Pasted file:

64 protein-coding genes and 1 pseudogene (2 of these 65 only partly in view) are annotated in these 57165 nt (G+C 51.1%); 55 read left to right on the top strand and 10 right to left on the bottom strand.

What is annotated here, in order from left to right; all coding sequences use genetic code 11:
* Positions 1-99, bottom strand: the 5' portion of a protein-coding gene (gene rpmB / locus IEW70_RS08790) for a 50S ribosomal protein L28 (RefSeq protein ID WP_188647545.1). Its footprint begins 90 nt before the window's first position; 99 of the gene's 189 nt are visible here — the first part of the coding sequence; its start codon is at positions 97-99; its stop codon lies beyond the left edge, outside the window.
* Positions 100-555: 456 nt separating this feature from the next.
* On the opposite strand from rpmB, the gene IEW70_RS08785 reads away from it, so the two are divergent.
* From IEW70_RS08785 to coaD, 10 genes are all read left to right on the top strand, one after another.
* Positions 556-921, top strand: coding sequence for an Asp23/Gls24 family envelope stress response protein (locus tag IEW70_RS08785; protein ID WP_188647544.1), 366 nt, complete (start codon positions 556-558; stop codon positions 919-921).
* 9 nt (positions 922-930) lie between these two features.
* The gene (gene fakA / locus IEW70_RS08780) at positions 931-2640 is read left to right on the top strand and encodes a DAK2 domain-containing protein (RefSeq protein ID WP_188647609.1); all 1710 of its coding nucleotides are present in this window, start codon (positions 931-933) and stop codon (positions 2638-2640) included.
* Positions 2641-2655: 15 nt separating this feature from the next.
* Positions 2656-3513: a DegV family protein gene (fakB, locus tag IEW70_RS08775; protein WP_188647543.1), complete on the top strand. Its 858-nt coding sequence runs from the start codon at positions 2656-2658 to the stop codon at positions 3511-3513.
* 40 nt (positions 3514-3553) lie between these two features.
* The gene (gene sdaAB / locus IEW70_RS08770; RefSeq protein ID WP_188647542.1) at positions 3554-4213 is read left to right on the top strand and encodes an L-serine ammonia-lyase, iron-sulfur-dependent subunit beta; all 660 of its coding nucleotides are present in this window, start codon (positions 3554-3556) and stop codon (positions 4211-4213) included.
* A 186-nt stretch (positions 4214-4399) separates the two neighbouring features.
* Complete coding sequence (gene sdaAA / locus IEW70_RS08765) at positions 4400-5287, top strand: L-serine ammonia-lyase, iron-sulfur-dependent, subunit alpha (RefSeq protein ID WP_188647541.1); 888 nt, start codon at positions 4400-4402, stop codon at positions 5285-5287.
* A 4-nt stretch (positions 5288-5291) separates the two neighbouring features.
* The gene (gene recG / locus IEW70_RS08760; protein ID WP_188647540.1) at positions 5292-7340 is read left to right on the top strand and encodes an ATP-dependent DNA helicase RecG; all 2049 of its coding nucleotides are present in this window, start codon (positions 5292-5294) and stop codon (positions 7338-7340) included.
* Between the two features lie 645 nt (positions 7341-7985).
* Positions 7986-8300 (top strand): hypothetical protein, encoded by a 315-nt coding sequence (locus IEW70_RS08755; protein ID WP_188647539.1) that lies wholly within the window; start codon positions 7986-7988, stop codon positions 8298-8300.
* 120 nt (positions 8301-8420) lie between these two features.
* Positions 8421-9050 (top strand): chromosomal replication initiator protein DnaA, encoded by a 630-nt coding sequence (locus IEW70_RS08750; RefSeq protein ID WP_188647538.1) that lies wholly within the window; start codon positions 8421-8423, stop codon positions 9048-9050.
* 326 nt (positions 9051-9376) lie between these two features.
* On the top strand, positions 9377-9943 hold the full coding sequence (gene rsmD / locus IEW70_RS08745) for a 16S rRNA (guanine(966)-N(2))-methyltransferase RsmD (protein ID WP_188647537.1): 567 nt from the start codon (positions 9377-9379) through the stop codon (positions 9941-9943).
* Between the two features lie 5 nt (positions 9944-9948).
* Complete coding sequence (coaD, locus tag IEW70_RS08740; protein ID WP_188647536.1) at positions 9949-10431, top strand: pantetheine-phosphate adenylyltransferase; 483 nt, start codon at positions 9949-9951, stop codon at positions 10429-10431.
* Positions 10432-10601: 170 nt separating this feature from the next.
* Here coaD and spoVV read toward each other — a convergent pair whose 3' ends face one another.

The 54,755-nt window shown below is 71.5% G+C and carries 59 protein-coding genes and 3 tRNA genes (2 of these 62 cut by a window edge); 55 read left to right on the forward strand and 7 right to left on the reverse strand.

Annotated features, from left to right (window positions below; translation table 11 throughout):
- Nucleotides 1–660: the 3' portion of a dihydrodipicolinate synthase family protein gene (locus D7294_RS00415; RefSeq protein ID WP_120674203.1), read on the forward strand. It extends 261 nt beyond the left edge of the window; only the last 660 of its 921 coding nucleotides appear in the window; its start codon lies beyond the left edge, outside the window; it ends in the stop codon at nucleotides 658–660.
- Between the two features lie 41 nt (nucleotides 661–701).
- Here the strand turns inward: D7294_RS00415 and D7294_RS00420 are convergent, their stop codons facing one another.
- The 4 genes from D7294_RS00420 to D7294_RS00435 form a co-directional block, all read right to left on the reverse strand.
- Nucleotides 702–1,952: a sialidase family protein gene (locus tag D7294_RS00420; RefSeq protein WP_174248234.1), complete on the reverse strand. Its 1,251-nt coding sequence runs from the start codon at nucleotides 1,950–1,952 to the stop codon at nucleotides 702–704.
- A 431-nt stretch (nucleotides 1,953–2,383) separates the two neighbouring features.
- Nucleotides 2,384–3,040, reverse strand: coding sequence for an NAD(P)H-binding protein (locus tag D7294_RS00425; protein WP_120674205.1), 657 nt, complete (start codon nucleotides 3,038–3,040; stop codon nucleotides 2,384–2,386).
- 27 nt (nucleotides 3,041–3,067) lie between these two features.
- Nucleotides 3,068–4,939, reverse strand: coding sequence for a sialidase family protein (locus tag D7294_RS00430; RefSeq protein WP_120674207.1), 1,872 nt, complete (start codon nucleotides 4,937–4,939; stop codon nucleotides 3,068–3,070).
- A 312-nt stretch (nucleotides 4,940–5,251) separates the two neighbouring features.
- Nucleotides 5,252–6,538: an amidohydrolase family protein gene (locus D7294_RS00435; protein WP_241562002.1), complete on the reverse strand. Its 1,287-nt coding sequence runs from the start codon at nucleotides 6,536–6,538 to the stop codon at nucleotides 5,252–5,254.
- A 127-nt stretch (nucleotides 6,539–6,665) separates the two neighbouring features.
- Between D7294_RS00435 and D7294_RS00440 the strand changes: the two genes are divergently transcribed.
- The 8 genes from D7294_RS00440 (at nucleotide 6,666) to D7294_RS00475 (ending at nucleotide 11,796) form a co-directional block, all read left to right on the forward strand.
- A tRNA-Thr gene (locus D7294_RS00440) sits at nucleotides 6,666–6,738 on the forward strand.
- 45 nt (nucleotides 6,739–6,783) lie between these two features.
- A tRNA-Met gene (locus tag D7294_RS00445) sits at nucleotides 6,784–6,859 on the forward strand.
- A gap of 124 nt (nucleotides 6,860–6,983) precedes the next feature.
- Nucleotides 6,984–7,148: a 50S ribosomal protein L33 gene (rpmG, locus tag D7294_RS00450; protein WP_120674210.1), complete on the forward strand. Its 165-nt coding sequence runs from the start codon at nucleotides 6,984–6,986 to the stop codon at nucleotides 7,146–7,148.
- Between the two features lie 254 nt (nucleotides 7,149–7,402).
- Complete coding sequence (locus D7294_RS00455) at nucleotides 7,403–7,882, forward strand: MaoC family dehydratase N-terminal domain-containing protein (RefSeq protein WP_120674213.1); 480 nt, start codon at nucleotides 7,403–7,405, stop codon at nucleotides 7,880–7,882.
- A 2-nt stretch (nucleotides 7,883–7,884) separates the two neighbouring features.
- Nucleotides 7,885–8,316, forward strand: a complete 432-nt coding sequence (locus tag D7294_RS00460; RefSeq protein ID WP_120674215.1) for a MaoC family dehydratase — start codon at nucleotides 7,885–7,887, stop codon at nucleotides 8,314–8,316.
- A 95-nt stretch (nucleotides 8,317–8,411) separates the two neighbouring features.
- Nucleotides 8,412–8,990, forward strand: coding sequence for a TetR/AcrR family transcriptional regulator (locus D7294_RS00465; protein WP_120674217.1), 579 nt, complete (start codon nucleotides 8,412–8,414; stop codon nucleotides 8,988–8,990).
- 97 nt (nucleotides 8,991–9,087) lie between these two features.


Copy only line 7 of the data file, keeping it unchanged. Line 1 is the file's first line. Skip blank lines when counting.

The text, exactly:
* Positions 556-921, top strand: coding sequence for an Asp23/Gls24 family envelope stress response protein (locus tag IEW70_RS08785; protein ID WP_188647544.1), 366 nt, complete (start codon positions 556-558; stop codon positions 919-921).